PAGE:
Project EVO Marine: Introduction and Index

The time has come.  When I first decided to get back into aquariums (as an adult) 6 years ago, I actually dreamed of getting a saltwater tank.  But, we had small kids – not enough time, probably not enough money.  Marine tanks seemed difficult – and mysterious.  I had done freshwater before, so starting with a planted aquarium seemed like a more reasonable place to start.  We ended up getting a Fluval Spec V and it turned into a canvas for learning and expressing myself through the beautiful world of high tech planted tanks.

I don’t regret any of our progress or where the planted Spec V sits now.  It is beautiful, and the desire to share tips and direction to other beginners has led to this website.  Along the way I became aware of Fluval’s Marine lineup – the EVO 13.5 caught my eye as a great project to not only fulfill a lifetime dream of having a saltwater aquarium, but also to breathe new life into instructing others about the hobby and maybe inspire others to take the plunge along with me into the saltwater world.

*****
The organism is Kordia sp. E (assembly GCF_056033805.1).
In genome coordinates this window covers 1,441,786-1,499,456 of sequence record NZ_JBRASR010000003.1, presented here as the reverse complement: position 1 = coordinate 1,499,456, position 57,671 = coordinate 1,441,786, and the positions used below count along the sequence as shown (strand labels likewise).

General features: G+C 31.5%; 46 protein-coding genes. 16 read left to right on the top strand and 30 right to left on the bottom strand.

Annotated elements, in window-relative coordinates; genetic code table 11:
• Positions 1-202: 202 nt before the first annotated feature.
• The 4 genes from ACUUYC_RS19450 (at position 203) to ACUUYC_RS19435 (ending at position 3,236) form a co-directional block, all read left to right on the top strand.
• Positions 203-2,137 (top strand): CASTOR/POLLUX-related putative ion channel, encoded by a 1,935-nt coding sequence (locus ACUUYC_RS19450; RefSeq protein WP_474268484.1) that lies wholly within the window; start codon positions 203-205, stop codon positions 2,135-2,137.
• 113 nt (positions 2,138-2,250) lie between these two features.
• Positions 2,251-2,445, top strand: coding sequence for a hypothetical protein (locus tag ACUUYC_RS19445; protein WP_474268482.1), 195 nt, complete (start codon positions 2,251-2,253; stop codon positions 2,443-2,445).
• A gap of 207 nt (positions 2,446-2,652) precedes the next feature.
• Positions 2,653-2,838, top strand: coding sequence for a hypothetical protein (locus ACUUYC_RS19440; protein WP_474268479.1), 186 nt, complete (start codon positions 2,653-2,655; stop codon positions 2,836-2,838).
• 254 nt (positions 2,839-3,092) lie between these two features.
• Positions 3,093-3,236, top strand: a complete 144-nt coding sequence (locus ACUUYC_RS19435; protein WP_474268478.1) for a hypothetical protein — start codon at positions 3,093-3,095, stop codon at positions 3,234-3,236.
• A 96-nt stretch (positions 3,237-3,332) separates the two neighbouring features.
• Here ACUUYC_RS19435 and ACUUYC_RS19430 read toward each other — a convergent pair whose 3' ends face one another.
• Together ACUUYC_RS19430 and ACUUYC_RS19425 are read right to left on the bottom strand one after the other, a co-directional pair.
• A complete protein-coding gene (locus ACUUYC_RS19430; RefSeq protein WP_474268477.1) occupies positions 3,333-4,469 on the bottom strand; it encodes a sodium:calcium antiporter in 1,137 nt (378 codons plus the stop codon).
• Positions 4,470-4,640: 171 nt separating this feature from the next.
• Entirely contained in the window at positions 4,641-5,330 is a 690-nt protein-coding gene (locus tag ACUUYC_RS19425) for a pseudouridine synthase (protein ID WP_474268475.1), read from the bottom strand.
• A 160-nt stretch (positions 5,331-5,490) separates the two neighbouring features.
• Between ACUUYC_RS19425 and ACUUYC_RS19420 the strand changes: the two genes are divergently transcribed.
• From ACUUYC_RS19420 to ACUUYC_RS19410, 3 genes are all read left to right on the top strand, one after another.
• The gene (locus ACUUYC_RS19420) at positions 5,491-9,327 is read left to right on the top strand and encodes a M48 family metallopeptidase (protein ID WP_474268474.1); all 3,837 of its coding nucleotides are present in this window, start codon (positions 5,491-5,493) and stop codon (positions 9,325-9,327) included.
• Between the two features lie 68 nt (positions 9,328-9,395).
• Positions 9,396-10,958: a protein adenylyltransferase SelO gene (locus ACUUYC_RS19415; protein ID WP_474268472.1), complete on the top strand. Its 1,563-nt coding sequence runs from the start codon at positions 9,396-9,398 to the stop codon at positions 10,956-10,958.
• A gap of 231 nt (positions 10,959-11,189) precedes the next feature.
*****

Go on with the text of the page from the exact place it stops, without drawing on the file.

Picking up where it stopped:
Project EVO Marine – What to Expect:

So I’m going to begin a series of detailed articles to document and instruct how to setup a nano marine aquarium. Specifically, I’m going to stick with the Fluval family and be setting up one of their EVO 13.5 tanks.

Fluval EVO 13.5 Saltwater Aquarium Packaging

I will get into why the Fluval EVO 13.5 is a great beginner tank in the next installment, but for now, I would like to let you know what the goals and perspective is for this series.

Expect an Experience Through a Beginner’s Eyes:

Much of the instruction provided on the web comes from either experts (longtime and successful reef keepers), or people pretending to be an expert.  I am a beginner and I will present this from an unabashed viewpoint of a beginner.  I will try to show not only the successes but the failures (to learn from) as well.

Mix Saltwater for Nano Marine Aquarium